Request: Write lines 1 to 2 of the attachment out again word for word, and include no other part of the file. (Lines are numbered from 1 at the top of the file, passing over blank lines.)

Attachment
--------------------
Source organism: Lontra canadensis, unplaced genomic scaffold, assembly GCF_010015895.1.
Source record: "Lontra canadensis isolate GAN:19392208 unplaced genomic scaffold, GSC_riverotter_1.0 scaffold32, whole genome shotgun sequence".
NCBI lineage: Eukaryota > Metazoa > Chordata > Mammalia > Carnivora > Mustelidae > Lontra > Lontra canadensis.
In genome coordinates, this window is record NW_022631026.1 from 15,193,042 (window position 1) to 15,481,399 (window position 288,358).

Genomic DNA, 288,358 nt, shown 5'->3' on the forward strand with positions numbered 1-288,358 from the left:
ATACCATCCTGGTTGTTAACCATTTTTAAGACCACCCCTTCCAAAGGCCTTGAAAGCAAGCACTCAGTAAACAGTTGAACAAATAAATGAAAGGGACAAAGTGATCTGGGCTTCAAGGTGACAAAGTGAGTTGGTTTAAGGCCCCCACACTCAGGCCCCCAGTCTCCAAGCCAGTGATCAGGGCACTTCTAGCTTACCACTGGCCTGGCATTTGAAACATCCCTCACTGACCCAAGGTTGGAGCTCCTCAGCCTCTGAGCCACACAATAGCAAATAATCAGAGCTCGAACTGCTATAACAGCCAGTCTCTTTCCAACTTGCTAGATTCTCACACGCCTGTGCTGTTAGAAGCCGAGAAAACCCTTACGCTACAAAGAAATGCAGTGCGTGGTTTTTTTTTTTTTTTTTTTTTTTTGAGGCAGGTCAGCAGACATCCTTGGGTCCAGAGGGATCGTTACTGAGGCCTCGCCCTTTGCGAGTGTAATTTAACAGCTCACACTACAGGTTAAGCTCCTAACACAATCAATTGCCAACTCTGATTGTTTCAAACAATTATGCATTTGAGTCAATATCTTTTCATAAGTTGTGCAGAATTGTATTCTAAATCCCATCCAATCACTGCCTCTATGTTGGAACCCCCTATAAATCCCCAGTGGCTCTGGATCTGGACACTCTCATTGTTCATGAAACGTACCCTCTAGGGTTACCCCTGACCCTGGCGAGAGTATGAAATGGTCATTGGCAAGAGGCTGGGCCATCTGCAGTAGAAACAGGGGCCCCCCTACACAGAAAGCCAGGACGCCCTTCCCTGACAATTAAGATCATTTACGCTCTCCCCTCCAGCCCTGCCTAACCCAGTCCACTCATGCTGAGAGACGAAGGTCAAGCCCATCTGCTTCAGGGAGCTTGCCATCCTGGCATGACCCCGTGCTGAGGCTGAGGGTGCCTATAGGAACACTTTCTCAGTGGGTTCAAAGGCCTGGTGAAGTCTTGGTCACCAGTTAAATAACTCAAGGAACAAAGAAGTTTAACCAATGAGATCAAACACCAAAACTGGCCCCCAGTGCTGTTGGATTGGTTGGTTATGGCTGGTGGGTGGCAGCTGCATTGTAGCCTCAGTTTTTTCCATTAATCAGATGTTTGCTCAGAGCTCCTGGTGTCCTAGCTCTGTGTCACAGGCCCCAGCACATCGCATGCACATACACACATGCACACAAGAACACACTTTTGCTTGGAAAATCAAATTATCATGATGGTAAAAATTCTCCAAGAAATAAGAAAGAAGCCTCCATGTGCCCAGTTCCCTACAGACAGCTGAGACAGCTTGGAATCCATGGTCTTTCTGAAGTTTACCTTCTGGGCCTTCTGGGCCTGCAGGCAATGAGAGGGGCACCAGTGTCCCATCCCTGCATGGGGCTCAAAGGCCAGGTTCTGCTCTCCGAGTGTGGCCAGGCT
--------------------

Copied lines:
Source organism: Lontra canadensis, unplaced genomic scaffold, assembly GCF_010015895.1.
Source record: "Lontra canadensis isolate GAN:19392208 unplaced genomic scaffold, GSC_riverotter_1.0 scaffold32, whole genome shotgun sequence".